I did not expect the homesickness caused by not being surrounded by the people who ground you while studying abroad. I knew I would feel some sort of homesickness from being so far away from the familiar. However, I didn’t realize I was in this liminal space until I met up with a friend from Hope.
My friend, Sofia, is currently studying abroad in Italy and we decided to meet somewhere near the middle (Belgium). Wow, I needed that visit. A side of myself that hasn’t been able to be expressed came out and it was wonderful. I am not saying that I have been shielding or hiding a section of myself. Rather, different people bring out different sides of me.
A friend in London described that feeling as people being varied forms of home. You may feel a different kind of home with your parents versus your friends. And that can be broken down even further from friend to friend. I have built a home and sanctuary with my friends at Hope. I have been away from them for so long that I have built a new home in London. But physically returning to a friend from Hope, even for a short two days, was like a breath of fresh air. A piece of familiarity after being surrounded by the unfamiliar for just over 2 months. I love London and am refusing to believe I only have a month left here, but I also miss the people back home.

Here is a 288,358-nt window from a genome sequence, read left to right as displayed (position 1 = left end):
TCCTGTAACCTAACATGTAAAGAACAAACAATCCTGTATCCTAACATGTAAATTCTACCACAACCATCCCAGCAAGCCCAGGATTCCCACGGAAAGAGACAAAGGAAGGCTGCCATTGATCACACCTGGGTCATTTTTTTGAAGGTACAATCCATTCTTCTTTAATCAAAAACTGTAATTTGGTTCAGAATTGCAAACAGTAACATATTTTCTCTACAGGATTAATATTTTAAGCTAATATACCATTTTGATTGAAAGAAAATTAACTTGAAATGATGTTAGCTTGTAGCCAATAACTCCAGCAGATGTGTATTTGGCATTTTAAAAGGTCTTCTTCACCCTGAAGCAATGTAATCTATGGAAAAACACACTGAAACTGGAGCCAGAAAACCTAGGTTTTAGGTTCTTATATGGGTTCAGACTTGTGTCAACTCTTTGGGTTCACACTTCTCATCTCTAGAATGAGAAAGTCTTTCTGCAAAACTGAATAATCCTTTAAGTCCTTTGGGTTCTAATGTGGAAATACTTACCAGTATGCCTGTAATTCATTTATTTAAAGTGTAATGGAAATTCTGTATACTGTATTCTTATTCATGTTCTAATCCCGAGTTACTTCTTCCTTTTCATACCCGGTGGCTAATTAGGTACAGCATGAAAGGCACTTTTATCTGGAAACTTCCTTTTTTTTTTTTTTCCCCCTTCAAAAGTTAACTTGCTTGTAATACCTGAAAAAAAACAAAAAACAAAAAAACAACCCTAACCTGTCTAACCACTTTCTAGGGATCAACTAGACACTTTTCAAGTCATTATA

Technology has made contacting friends accessible through facetime and texts. However, it is nothing like going for coffee at 205 or LJs with them and just talking about life. I am unbelievably lucky to have had the opportunity to see Sofia this weekend and it has just invigorated me to spend my time in London to the fullest.
That short visit healed some of the homesickness I didn’t realize I had. I encourage anyone planning on studying abroad to not dismiss their homesickness but to find a way to ease it. To use it as fuel to live your time abroad to the fullest.